Johnnie Walker strides on. The latest Scotch from the popular, venerable producer is Johnnie Walker Double Black.
This is a peatier, smokier relative of basic Johnnie Walker Black, one of the dependable whiskies in the distiller's colorful repertoire, which goes from populist red to regal blue.
Johnnie Walker is blended whisky, not a single malt, bringing together the qualities of many grain whiskies. About 40 contribute to Johnnie Walker.
Double Black benefits from charred, old oak casks and delivers a drink a bit more extreme than the smooth, single Black. It won't remind you of the distinctive, assertively peaty, Islay single malts, such as Laphroig and Lagavulin. But it's a lush introduction to the style, aromatic and very accessible.
A bottle of Johnnie Walker Double Black is about $40.
From the far north of Scotland, near John O'Groats, comes Old Pulteney, a single malt. The amber-hued Old Pulteney 12 Years has a diverting, slightly saline taste. Old Pulteney ages in bourbon and sherry casks, and you'll detect a suggestion of sherry in the flavor. The 12 Year is about $40.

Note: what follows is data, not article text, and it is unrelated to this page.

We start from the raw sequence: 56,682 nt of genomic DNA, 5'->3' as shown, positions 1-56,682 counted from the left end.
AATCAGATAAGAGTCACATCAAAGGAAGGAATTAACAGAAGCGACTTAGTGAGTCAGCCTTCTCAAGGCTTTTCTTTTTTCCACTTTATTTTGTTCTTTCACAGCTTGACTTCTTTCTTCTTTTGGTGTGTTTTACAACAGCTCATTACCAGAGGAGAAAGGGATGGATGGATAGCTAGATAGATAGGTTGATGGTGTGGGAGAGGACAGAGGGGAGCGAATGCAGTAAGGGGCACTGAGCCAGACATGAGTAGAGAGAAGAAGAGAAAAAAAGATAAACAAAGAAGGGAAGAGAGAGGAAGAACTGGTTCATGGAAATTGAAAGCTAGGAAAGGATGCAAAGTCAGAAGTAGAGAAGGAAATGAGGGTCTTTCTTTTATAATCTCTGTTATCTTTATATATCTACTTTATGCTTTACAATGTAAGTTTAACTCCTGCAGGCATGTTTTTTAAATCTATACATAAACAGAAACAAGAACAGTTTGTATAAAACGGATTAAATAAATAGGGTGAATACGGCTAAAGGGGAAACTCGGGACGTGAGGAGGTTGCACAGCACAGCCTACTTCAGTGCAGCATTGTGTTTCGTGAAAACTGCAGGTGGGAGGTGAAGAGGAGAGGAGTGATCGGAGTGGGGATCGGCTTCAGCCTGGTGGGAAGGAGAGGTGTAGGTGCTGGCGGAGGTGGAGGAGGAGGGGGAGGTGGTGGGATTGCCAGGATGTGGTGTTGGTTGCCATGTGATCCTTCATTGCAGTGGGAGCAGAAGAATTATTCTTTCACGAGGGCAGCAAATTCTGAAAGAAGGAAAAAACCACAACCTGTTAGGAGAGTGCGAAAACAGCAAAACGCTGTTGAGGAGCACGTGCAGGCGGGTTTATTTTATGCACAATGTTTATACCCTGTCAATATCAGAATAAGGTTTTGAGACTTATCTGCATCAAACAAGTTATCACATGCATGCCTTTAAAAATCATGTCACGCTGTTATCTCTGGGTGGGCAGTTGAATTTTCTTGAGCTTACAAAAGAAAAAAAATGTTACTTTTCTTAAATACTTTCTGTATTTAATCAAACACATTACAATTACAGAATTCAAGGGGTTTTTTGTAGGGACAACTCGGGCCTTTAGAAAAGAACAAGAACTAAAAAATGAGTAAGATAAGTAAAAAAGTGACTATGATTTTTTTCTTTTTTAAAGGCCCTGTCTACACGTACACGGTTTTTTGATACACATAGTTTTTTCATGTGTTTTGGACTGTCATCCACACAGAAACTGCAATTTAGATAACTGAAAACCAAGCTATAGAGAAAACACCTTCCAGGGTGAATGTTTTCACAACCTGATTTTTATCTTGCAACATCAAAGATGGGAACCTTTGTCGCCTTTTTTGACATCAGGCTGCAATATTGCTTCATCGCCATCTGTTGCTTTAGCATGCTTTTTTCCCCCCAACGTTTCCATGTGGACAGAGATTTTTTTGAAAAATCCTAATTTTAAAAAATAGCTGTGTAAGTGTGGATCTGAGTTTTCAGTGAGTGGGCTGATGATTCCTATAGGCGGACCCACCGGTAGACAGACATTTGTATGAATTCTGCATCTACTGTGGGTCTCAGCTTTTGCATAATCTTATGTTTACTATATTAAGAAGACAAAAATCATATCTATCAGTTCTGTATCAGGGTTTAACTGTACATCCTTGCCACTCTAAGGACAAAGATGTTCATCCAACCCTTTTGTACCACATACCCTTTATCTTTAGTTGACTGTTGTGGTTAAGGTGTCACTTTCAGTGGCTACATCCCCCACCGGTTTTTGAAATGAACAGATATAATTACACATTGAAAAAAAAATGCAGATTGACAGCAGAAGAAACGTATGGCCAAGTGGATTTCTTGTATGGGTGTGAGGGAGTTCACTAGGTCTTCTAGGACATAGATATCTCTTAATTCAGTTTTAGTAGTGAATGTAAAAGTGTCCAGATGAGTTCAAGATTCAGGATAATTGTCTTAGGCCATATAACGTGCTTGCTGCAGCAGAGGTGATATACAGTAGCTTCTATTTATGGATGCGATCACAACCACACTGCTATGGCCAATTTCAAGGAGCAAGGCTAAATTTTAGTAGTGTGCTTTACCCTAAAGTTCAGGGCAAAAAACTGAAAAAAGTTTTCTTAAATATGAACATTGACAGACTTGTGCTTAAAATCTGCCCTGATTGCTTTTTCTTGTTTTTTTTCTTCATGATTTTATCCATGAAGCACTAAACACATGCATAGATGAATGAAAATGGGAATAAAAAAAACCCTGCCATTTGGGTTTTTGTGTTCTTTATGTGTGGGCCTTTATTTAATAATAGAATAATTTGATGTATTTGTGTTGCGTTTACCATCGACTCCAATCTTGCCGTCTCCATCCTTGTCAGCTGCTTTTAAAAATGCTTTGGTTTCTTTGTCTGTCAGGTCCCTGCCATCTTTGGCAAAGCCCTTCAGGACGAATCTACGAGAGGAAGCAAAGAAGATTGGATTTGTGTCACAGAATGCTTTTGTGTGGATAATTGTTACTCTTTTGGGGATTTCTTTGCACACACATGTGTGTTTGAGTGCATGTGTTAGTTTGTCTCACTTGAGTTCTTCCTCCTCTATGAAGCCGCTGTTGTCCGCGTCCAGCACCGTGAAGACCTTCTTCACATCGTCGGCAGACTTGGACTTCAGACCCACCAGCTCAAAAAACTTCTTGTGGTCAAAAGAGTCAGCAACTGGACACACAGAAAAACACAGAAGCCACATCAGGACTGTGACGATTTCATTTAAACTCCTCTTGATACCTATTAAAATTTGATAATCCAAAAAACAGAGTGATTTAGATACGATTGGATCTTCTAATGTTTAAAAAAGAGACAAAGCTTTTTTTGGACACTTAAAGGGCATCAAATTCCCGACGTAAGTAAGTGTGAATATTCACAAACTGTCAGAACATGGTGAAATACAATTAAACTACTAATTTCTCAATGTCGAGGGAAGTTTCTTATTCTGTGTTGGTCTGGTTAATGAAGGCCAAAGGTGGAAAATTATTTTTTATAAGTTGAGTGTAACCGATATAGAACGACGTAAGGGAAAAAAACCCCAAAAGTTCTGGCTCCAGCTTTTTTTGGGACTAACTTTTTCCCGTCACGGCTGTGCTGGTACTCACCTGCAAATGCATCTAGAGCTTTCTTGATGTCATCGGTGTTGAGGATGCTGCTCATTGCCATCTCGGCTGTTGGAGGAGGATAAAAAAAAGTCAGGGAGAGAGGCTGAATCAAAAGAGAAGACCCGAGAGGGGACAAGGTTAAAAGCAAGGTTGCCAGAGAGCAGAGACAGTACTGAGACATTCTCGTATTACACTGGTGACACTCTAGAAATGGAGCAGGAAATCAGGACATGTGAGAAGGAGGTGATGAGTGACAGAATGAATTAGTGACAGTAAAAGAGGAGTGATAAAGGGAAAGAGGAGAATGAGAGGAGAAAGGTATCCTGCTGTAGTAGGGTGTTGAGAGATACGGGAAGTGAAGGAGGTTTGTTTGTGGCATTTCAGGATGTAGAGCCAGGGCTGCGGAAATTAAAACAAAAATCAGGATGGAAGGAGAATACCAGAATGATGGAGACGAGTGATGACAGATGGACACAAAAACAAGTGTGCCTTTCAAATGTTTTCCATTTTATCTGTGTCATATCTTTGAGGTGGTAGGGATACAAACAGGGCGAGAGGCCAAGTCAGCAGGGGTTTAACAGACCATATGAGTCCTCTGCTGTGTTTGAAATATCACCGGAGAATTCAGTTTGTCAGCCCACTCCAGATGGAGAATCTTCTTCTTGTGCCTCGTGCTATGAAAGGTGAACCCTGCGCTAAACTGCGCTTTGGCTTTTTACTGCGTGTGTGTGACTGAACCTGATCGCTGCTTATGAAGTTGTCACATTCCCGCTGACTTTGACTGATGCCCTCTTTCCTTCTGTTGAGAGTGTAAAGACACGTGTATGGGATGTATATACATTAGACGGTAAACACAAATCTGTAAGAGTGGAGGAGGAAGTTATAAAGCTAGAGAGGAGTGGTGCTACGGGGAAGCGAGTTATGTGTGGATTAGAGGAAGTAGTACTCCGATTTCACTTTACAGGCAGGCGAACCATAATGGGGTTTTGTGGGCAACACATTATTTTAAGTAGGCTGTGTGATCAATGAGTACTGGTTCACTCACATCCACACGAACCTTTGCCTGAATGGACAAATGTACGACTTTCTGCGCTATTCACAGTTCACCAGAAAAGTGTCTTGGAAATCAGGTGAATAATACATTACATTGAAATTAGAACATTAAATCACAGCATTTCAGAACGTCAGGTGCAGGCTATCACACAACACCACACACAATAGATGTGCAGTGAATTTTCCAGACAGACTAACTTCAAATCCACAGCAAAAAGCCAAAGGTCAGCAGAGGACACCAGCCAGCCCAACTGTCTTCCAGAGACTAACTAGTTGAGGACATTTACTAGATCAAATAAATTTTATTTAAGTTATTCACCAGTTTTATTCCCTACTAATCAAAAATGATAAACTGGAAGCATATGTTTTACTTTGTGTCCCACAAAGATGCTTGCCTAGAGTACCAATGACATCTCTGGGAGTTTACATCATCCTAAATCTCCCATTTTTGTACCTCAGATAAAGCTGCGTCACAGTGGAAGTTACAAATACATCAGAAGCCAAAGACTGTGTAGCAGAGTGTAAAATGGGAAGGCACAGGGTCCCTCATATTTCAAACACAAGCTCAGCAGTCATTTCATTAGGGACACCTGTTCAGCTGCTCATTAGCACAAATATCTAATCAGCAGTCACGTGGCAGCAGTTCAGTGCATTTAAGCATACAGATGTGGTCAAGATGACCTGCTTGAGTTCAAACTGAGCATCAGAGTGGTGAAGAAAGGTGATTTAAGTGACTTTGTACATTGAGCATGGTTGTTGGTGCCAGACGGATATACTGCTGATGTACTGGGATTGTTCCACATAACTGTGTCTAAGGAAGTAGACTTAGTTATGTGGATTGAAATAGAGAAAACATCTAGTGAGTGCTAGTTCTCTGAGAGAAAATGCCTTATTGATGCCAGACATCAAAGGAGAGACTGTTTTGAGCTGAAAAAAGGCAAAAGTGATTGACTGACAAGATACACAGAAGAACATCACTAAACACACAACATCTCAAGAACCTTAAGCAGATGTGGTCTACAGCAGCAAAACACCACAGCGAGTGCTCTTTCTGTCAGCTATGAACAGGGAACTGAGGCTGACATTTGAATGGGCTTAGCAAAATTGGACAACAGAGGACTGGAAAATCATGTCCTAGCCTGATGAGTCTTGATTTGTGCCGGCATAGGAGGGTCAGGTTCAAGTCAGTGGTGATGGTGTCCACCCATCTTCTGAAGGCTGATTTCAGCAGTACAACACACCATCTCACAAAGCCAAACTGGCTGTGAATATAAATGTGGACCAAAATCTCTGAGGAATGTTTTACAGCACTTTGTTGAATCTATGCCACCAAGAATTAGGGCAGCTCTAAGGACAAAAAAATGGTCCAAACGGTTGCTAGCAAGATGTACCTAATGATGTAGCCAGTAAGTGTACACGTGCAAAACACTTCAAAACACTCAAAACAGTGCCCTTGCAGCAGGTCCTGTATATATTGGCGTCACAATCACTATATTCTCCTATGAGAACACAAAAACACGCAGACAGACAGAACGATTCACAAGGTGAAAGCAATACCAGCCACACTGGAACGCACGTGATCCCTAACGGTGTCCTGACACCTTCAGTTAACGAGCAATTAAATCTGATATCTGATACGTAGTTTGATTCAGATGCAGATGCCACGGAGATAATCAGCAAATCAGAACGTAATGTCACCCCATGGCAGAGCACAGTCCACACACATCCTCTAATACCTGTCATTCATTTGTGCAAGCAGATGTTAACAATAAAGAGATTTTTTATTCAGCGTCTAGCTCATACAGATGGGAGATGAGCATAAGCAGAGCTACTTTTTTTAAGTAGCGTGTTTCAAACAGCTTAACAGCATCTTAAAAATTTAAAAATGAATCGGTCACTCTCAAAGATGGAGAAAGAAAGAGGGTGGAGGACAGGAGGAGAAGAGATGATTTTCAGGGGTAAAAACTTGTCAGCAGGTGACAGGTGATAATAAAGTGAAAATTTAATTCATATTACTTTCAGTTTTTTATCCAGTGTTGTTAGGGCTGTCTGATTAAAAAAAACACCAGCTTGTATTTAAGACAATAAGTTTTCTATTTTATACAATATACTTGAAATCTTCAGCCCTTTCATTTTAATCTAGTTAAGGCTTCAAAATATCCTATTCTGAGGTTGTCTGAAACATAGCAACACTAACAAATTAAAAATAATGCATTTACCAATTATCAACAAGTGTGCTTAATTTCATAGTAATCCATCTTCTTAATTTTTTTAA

And from Ireland, there's Clontarf 1014. Clontarf is named for an 11th century battle, when the Irish beat the invading Vikings. The undemanding, easily enjoyed golden-amber whiskey is newly packaged; the taste, pleasingly the same, with traces of spice and caramel. The 1,000th anniversary of the big fight merits a toast. A bottle is about $21.